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This is one of the most spectacular urban delights of south Minneapolis. Winding its way from the south shore of Lake Harriet, Minnehaha Creek cuts a 5-mile path along 50th Street on its way to the Mississippi River. Picturesque Minnehaha Parkway, running parallel to the creek, is a splendid drive featuring lush gardens and large shade trees. The route can also be traversed by foot or bike via the trails. The culmination of the gurgling and bubbling creek as it rushes to meet the mighty Mississippi is the cascading splendor of Minnehaha Falls and 170-acre magnificent Minnehaha Park. One of the city's most-used stretches of parkland, it features several large picnic grounds, formal gardens, playing fields, hiking trails, and undeveloped natural areas. Four different staircases, made of local stone, lead from the uplands to various spots along the creek bottom. There they connect to a trail that follows the creek to its confluence with the river across from St. Paul's Hidden Falls Park. A separate paved trail connects the park to historic Fort Snelling State Park. Of special historical significance is the John H Stevens House Museum that was recently moved to park grounds south of the Falls.
The Minneapolis Institute of Arts boasts an impressive selection of Impressionist paintings. Originally constructed in 1915, the Institute has been amazing gallery-goers with its substantial collection of over 85,000 pieces of American and European artists' works for roughly a century. Works on display here range from those by such legends as Matisse and Kandinsky to Picasso and Rodin. In addition to American and European paintings, there is also an excellent Asian collection.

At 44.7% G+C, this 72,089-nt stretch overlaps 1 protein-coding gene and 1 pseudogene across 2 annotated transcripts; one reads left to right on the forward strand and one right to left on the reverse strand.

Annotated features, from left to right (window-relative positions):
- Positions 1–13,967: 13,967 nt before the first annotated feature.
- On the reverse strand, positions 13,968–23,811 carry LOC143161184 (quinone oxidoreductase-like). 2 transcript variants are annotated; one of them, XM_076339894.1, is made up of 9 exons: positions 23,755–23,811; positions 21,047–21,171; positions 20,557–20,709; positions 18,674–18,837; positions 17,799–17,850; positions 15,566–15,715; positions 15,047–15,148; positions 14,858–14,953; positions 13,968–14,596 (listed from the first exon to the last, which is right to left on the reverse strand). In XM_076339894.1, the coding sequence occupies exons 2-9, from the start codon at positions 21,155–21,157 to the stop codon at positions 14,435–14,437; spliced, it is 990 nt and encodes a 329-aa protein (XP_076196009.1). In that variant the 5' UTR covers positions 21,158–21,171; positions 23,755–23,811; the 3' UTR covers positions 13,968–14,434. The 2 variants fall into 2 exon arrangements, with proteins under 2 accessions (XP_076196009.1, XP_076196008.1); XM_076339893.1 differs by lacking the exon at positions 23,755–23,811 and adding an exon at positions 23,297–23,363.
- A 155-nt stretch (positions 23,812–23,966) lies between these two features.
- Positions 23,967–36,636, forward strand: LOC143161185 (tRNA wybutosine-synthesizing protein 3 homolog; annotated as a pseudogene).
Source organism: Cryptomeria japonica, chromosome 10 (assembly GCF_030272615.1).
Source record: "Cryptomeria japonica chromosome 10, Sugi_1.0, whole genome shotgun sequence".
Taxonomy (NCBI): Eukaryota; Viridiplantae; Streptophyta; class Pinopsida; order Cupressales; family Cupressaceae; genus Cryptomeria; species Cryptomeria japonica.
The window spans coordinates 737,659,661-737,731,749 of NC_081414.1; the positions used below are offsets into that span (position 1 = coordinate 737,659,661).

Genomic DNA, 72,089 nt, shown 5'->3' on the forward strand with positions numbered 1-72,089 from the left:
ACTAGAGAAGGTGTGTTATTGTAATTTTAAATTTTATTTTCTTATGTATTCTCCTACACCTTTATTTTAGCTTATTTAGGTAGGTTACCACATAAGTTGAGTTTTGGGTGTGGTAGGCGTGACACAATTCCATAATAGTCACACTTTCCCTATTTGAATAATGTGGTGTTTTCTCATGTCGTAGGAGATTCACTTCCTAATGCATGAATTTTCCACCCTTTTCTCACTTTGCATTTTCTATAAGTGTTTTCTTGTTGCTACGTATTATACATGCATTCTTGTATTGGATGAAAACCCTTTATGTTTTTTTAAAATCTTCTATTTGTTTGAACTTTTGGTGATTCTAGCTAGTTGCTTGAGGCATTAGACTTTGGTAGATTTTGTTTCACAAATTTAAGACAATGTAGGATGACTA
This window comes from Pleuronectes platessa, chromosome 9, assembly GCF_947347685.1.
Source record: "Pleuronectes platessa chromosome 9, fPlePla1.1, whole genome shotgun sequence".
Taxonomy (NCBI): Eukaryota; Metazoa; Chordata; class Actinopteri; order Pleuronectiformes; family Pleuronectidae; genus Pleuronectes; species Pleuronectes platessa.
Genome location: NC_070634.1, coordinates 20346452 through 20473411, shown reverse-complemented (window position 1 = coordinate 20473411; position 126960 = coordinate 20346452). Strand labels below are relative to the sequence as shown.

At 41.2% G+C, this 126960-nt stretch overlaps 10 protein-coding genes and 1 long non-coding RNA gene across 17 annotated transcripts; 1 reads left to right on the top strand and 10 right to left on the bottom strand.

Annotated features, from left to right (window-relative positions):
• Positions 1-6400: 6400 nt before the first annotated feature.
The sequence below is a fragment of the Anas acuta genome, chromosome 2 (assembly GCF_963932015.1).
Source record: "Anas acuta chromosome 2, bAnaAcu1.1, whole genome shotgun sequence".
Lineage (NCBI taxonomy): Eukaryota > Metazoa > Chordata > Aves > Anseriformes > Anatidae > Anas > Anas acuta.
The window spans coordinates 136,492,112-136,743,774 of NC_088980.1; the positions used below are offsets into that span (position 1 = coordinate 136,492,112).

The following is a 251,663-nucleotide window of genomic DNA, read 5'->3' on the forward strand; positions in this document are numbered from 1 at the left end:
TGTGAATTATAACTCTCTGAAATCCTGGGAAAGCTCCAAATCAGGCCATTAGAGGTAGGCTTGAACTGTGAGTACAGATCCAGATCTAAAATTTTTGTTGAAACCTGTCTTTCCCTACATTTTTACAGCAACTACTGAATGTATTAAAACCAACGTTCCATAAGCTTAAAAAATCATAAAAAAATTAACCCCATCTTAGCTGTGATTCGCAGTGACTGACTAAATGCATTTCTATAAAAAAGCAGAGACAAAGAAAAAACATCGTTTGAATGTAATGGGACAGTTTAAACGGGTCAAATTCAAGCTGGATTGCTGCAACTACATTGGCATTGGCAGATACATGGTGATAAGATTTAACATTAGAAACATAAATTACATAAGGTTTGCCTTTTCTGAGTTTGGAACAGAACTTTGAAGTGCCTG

In close proximity to the Walker Art Center sits what many consider one of the boldest and most unique displays of art in the country, if not the entire world. Inaugurated in 1988, the Minneapolis Sculpture Garden is a showcase for more than 40 works of art including major sculptures by George Segal, Ellsworth Kelly, Jenny Holzer, Henry Moore and Franz Lipschitz. The entrance to the 11-acre garden is bordered by Ampersand, a pair of colossal granite columns by Martin Puryear. The garden's centerpiece is the 'Spoonbridge and Cherry' sculpture and fountain by Claes Oldenburg and Coosje van Bruggen. The small conservatory is also home to a Frank Gehry-designed giant fish with scales of glass that rests on its tail.
Once the largest flour mill in the world, the Mill City Museum aims to showcase the ins and outs of the intricate process of milling. The flour milling industry was one of the top industries in Minneapolis and the museum will show visitors the vast history of flour production. Walkthrough the old factory and take in the sights. Don't forget to check out their classes, lectures and many other special events that take place throughout the year.
The Guthrie Theater was founded in 1963 with an aim to promote theater that was an alternative to the largely commercial Broadway. Today, the Guthrie Theater's mission remains the same but what started off as four productions is now a complex that includes three stages: the McGuire Proscenium Stage, the Wurtele Thrust Stage, and Dowling Studio. One doesn't have to be a ticket holder to visit the building and its cafe or lounge. There are also guided and self-guided tours.